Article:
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What to Consider When Moving to Modular Architecture

One of the most significant decisions you must make is when and if to move to a modular architecture. Chances are, you started your business with a monolith architecture. Monolith architecture enables you to move fast prototyping MVP features and pivot quickly since one person or a team controls the entire application. You either started with a unicorn developer who builds your entire app or a small team. As your team grew, you began to split those teams along feature or functional areas of your product. Now, your teams are feeling the pain of maintaining the monolith and chances are only one team can deploy at a time.

Should your team encounter a bug, they must wait for the other teams to deploy their changes before they can deploy their fix or tell the other teams to wait for the fix before they can deploy. This blockage is a massive bottleneck in your development process. As you start feeling this pain, you might consider moving to modular architecture and enabling your teams to iterate quickly and independently.

While there are many benefits to modular architecture, there are also many challenges. One of the biggest challenges is how to deploy many times a day. If you have an operational team doing all the deploys, you need to increase its throughput. You will face a decision to either hire more people or create multi-functional teams with embedded DevOps. Furthermore, your operational team is likely monitoring the SLA of your application. With the move to modular architecture, you will need to monitor the SLA of each module or microservice.

Suppose you have engineering teams do their deploys and monitor the SLAs. In that case, you will need to upskill your teams in operational knowledge and separate your deployment pipelines, with every module/microservice having its own pipeline. These efforts will take time and resources.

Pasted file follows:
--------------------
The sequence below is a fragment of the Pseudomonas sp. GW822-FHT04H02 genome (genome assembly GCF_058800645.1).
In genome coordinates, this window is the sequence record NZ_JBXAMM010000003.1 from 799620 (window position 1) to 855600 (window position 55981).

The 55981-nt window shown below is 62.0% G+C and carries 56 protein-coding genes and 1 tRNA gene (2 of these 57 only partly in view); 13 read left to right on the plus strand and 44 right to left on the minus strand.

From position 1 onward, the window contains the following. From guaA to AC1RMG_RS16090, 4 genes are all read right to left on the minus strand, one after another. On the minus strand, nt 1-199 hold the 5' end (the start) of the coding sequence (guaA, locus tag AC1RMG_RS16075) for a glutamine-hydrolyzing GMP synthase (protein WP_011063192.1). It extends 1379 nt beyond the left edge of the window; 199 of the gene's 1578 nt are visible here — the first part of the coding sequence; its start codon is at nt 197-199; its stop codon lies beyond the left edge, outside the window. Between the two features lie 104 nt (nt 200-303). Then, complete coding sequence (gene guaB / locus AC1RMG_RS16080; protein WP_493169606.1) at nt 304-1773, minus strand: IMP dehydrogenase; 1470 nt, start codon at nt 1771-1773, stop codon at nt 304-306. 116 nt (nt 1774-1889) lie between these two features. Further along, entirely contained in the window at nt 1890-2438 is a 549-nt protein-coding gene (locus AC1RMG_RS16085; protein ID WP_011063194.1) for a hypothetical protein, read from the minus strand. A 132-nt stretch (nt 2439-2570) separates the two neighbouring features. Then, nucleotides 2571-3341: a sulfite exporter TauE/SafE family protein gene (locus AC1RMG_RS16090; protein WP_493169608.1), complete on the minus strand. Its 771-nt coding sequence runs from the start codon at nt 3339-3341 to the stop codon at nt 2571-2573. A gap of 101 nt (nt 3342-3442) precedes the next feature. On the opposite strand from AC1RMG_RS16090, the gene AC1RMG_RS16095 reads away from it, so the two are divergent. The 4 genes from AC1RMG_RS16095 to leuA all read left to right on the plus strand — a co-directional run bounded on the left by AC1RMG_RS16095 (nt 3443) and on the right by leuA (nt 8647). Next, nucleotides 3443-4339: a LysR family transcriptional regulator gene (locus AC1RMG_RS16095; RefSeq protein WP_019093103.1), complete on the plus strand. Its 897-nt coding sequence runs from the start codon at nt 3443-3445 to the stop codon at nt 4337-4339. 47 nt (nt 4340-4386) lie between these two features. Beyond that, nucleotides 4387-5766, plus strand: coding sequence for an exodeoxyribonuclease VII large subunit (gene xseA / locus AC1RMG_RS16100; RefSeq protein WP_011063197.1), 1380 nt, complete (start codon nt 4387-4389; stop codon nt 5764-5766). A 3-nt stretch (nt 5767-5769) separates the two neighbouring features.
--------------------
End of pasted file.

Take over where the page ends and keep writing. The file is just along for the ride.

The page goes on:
The drawback of deploying modular architecture is maintaining many pipelines. Consider using a CI/CD platform at this stage. In addition, if you are creating artifacts for different modules, you will run into what's known as dependency hell, where continuous integration becomes difficult as many versions of artifacts are being released independently of each other. You need to enable tooling in your CI/CD process to manage and integrate the dependencies.

Finally, suppose you decide to put the operational burden on your engineering teams. In that case, you will make them operationally excellent but less creative and innovative, as a significant part of their time will be spent on operational tasks. You will need to decide if you want a lean feature-focused engineering team or a cross-functional, operationally excellent team.

When we built out the highly modular architecture for the cloud platform at Mastercard, we achieved continuous delivery with 100% automated testing and deployment. We isolated each engineering team and product to separate cloud environments and built many platform artifacts. We deployed each artifact separately from the other and made custom tooling to continuously update the dependencies in the services depending on the artifacts. We immediately put those artifacts into regression testing at the service level. The extensive usage of artifacts created a highly complex dependency graph we had to manage.

This approach worked because of our investment in tooling. We were iterating and putting platform artifacts and new service features into production multiple times a day, which allowed us to have quick feedback cycles and get changes to customers fast. However, we needed to invest time and resources upfront to build the platform and tooling.

The drawing below illustrates the difference between deploying a monolith and a modular architecture.

deploying monolith architecturedeploying modular architecture